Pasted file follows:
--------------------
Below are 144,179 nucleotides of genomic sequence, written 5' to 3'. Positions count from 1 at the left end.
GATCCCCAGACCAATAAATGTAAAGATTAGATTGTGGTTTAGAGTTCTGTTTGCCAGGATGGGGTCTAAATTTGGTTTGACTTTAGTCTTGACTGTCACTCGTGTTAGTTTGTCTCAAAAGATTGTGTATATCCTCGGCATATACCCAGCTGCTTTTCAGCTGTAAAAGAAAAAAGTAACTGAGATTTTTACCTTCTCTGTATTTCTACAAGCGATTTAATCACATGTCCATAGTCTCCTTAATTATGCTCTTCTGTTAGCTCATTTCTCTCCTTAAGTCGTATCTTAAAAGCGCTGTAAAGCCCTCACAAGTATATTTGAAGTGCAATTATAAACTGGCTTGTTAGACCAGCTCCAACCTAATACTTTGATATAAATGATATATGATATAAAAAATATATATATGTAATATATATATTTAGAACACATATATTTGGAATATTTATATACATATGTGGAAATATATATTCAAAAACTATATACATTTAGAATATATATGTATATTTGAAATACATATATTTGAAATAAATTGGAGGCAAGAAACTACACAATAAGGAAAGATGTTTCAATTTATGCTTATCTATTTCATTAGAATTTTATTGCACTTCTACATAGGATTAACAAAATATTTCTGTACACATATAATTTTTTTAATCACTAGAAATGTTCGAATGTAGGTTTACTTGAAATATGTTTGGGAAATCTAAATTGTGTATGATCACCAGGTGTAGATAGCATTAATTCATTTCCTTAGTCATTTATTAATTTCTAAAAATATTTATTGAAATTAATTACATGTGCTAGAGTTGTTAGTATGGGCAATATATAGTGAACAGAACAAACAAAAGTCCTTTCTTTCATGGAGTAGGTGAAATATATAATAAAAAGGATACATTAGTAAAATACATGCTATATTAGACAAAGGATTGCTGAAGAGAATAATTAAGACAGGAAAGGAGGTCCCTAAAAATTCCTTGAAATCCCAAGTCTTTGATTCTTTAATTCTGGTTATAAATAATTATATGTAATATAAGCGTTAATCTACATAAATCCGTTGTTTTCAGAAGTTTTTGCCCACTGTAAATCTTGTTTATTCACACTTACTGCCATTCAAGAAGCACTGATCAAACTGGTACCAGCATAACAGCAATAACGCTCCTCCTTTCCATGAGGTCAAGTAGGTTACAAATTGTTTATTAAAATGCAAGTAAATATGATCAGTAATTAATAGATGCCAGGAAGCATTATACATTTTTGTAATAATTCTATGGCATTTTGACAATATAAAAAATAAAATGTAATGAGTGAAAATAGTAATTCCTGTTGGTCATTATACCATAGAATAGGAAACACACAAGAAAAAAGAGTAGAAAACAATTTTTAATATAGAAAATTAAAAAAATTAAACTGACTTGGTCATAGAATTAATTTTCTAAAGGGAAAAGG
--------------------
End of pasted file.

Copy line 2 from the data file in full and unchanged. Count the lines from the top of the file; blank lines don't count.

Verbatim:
GATCCCCAGACCAATAAATGTAAAGATTAGATTGTGGTTTAGAGTTCTGTTTGCCAGGATGGGGTCTAAATTTGGTTTGACTTTAGTCTTGACTGTCACTCGTGTTAGTTTGTCTCAAAAGATTGTGTATATCCTCGGCATATACCCAGCTGCTTTTCAGCTGTAAAAGAAAAAAGTAACTGAGATTTTTACCTTCTCTGTATTTCTACAAGCGATTTAATCACATGTCCATAGTCTCCTTAATTATGCTCTTCTGTTAGCTCATTTCTCTCCTTAAGTCGTATCTTAAAAGCGCTGTAAAGCCCTCACAAGTATATTTGAAGTGCAATTATAAACTGGCTTGTTAGACCAGCTCCAACCTAATACTTTGATATAAATGATATATGATATAAAAAATATATATATGTAATATATATATTTAGAACACATATATTTGGAATATTTATATACATATGTGGAAATATATATTCAAAAACTATATACATTTAGAATATATATGTATATTTGAAATACATATATTTGAAATAAATTGGAGGCAAGAAACTACACAATAAGGAAAGATGTTTCAATTTATGCTTATCTATTTCATTAGAATTTTATTGCACTTCTACATAGGATTAACAAAATATTTCTGTACACATATAATTTTTTTAATCACTAGAAATGTTCGAATGTAGGTTTACTTGAAATATGTTTGGGAAATCTAAATTGTGTATGATCACCAGGTGTAGATAGCATTAATTCATTTCCTTAGTCATTTATTAATTTCTAAAAATATTTATTGAAATTAATTACATGTGCTAGAGTTGTTAGTATGGGCAATATATAGTGAACAGAACAAACAAAAGTCCTTTCTTTCATGGAGTAGGTGAAATATATAATAAAAAGGATACATTAGTAAAATACATGCTATATTAGACAAAGGATTGCTGAAGAGAATAATTAAGACAGGAAAGGAGGTCCCTAAAAATTCCTTGAAATCCCAAGTCTTTGATTCTTTAATTCTGGTTATAAATAATTATATGTAATATAAGCGTTAATCTACATAAATCCGTTGTTTTCAGAAGTTTTTGCCCACTGTAAATCTTGTTTATTCACACTTACTGCCATTCAAGAAGCACTGATCAAACTGGTACCAGCATAACAGCAATAACGCTCCTCCTTTCCATGAGGTCAAGTAGGTTACAAATTGTTTATTAAAATGCAAGTAAATATGATCAGTAATTAATAGATGCCAGGAAGCATTATACATTTTTGTAATAATTCTATGGCATTTTGACAATATAAAAAATAAAATGTAATGAGTGAAAATAGTAATTCCTGTTGGTCATTATACCATAGAATAGGAAACACACAAGAAAAAAGAGTAGAAAACAATTTTTAATATAGAAAATTAAAAAAATTAAACTGACTTGGTCATAGAATTAATTTTCTAAAGGGAAAAGG